KEH Blog

KEH CAMERA BLOG

Camera Killers: Dust and Fungus

There are a few things that can "kill" your camera equipment, both in function and value...

The first "killer" is DUST. While keeping your camera & lenses away from dirt & grime sounds like common sense, it's not always the case. Even if you avoid specifically dusty areas, it is inevitable that dust will still creep in to every crevasse it can. The most important part to keep dust out of is your digital cameras sensor. Some ways to prevent this (as much as possible) are: If there's no lens on your D-SLR, it better have a body cap on it! Always keep the internal parts of your camera protected. It's best when changing lenses to do it when the camera is off, and to hold the mount slightly downward as you're changing. Also, if your other pieces of equipment are dusty (like your lens) it can easily transfer to your image sensor. So, also keep everything as dirt & dust free as possible.

You can purchase compressed air cans which give a nice swift blow of air onto whatever you're pointing it at. There are also bulb blowers which are easier to transport in a camera bag, are inexpensive, and are an easy way to keep those nasty little particles away.


Another "killer" is FUNGUS. Fungus likes to creep into lenses when you least expect it. On normal fungus levels, it is very hard to spot unless you know exactly what you're looking for. But the thing about fungus is, it doesn't stop growing. Over time it will etch the glass in a lens to the point of no return. Fungus is especially a problem in humid climates... and I don't just mean the rainforest... If you live near a body of water, or a place where it rains on a fairly regular basis, your equipment is susceptible.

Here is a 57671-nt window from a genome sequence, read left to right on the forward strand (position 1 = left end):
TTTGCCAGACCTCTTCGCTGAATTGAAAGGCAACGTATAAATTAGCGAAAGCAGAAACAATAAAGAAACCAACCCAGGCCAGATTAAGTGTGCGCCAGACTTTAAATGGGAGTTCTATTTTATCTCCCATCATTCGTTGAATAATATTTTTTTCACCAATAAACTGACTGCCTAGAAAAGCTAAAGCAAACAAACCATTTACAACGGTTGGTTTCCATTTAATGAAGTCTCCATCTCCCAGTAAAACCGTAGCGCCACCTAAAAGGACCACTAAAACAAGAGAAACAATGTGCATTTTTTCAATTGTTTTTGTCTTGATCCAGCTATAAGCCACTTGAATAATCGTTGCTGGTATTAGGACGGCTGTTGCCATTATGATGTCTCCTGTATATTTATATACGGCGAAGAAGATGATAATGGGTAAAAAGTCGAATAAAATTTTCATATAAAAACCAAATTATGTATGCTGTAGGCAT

In addition to keeping your equipment properly stored, I suggest silica packs. These can be purchased in large sizes that can be re-activated by cooking it in the oven (best for larger spaces or multiple pieces of equipment), or for a temporary (& smaller space), the little packs that come in shoe boxes can be thrown into your camera bag as well. I also use these in my print boxes for preserving old photographs.

What will a lens full of fungus actually do, you ask? Well, aside from being icky and causing possible health problems, get too much in there and your images will no longer be sharp, but soft in focus.

Keeping Things Clean

An important part of camera & lens maintenance is to keep them clean. Below are a few cleaning tool options including a fabric lens cloth, a disposable lens cloth, & a lens brush. The last two items you probably already have in your home  (an eraser and a Q-tip).